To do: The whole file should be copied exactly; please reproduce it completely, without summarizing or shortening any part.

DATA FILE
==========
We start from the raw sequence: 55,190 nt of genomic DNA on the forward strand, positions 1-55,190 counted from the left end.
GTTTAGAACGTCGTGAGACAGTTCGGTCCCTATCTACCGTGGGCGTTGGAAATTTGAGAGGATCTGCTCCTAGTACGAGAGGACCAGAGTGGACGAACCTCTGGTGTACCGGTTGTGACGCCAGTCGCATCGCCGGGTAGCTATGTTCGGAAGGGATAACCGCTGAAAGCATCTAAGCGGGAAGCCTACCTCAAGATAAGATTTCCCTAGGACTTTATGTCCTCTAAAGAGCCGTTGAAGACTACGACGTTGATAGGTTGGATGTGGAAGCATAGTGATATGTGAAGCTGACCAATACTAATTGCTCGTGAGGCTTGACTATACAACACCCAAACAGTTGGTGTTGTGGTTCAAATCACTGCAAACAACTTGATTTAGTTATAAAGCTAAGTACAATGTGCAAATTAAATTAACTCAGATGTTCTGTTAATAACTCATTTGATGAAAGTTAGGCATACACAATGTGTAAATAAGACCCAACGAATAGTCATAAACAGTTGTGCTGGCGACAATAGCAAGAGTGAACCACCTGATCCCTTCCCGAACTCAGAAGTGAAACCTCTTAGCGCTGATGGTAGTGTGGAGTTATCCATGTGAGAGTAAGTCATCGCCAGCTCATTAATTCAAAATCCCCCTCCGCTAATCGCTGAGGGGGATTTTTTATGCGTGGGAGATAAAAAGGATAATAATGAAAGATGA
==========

We start from the raw sequence: 55,190 nt of genomic DNA on the forward strand, positions 1-55,190 counted from the left end.
GTTTAGAACGTCGTGAGACAGTTCGGTCCCTATCTACCGTGGGCGTTGGAAATTTGAGAGGATCTGCTCCTAGTACGAGAGGACCAGAGTGGACGAACCTCTGGTGTACCGGTTGTGACGCCAGTCGCATCGCCGGGTAGCTATGTTCGGAAGGGATAACCGCTGAAAGCATCTAAGCGGGAAGCCTACCTCAAGATAAGATTTCCCTAGGACTTTATGTCCTCTAAAGAGCCGTTGAAGACTACGACGTTGATAGGTTGGATGTGGAAGCATAGTGATATGTGAAGCTGACCAATACTAATTGCTCGTGAGGCTTGACTATACAACACCCAAACAGTTGGTGTTGTGGTTCAAATCACTGCAAACAACTTGATTTAGTTATAAAGCTAAGTACAATGTGCAAATTAAATTAACTCAGATGTTCTGTTAATAACTCATTTGATGAAAGTTAGGCATACACAATGTGTAAATAAGACCCAACGAATAGTCATAAACAGTTGTGCTGGCGACAATAGCAAGAGTGAACCACCTGATCCCTTCCCGAACTCAGAAGTGAAACCTCTTAGCGCTGATGGTAGTGTGGAGTTATCCATGTGAGAGTAAGTCATCGCCAGCTCATTAATTCAAAATCCCCCTCCGCTAATCGCTGAGGGGGATTTTTTATGCGTGGGAGATAAAAAGGATAATAATGAAAGATGA